Home > News > Alpha-cell Function in Type 2 Diabetes
Diabetes
Read Time: 4 mins

Alpha-cell Function in Type 2 Diabetes

Published Online: April 4th 2012 US Endocrinology, 2006;(1):39-40 DOI: http://doi.org/10.17925/USE.2006.00.1.39
Authors: Pierre Lefebvre
Quick Links:
Article
Article Information
Article:

This brief article on the role of glucagon in type 2 diabetes mellitus is intended to review the facts, to integrate these facts into what has been called the ‘glucagon logic’,1 to analyse the mechanisms that might explain the hyperglucagonemia of type 2 diabetes and to discuss whether inhibiting glucagon release or antagonising the effects of glucagon are routes for therapeutic research in this particular form of diabetes.

The Facts


This brief article on the role of glucagon in type 2 diabetes mellitus is intended to review the facts, to integrate these facts into what has been called the ‘glucagon logic’,1 to analyse the mechanisms that might explain the hyperglucagonemia of type 2 diabetes and to discuss whether inhibiting glucagon release or antagonising the effects of glucagon are routes for therapeutic research in this particular form of diabetes.

The Facts

Glucagon plasma levels are usually grossly elevated in diabetic ketoacidosis, hyper-osmolar non-ketotic coma and poorly controlled diabetes mellitus. In non-obese and obese patients with type 2 diabetes mellitus, plasma glucagon levels are slightly but consistently elevated. These values, however, are usually higher than those found in normal subjects made similarly hyperglycemic by glucose ingestion or infusion. This situation has been termed ‘relative hyperglucagonemia’. There is strong evidence that the lack of postprandial suppression of glucagon can cause postprandial hyperglycemia in the presence of late-peaking postprandial insulin levels in type 2 diabetes.1,2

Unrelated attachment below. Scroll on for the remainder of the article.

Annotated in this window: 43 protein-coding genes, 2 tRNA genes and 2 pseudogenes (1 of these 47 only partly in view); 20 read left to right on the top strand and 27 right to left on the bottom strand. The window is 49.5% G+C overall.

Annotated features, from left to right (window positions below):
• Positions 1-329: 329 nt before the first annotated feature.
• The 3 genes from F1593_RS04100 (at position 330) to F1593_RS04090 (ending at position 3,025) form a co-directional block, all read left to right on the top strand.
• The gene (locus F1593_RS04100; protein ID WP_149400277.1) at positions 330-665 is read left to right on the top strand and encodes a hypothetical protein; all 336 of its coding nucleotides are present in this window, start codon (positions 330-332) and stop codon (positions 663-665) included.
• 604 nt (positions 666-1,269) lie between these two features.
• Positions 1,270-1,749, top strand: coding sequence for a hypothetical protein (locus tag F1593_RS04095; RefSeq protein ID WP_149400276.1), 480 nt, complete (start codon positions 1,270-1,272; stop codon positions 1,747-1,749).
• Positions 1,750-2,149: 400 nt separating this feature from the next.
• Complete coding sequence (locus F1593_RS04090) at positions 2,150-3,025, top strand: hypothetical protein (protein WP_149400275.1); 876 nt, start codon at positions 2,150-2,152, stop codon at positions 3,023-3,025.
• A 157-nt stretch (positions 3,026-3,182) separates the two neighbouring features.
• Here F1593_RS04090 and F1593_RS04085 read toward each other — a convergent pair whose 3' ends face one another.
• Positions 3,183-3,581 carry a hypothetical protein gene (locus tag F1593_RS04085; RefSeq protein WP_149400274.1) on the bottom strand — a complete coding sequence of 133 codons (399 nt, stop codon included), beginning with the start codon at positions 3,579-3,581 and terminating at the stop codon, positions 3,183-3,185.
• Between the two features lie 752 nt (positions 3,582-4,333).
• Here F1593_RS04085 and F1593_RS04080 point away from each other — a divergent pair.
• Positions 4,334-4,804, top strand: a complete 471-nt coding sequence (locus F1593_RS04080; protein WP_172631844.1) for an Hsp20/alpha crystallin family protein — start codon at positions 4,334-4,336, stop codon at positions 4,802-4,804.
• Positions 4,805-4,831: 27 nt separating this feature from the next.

The Glucagon Log i c

If we accept, as established in many studies, that: glucagon circulating levels are higher in subjects with type 2 diabetes mellitus than in healthy subjects (see above); glucagon is a major determinant of hepatic glucose output; liver glucose output is increased in type 2 diabetes mellitus; and a high liver glucose output is a major factor contributing to fasting and postprandial hyperglycemia in this form of diabetes, the logical conclusion is that glucagon is likely to be involved in the hyperglycemia of non-insulin-dependent (type 2) diabetes mellitus.

Why Hyperglucagonemia in Type 2 Diabetes?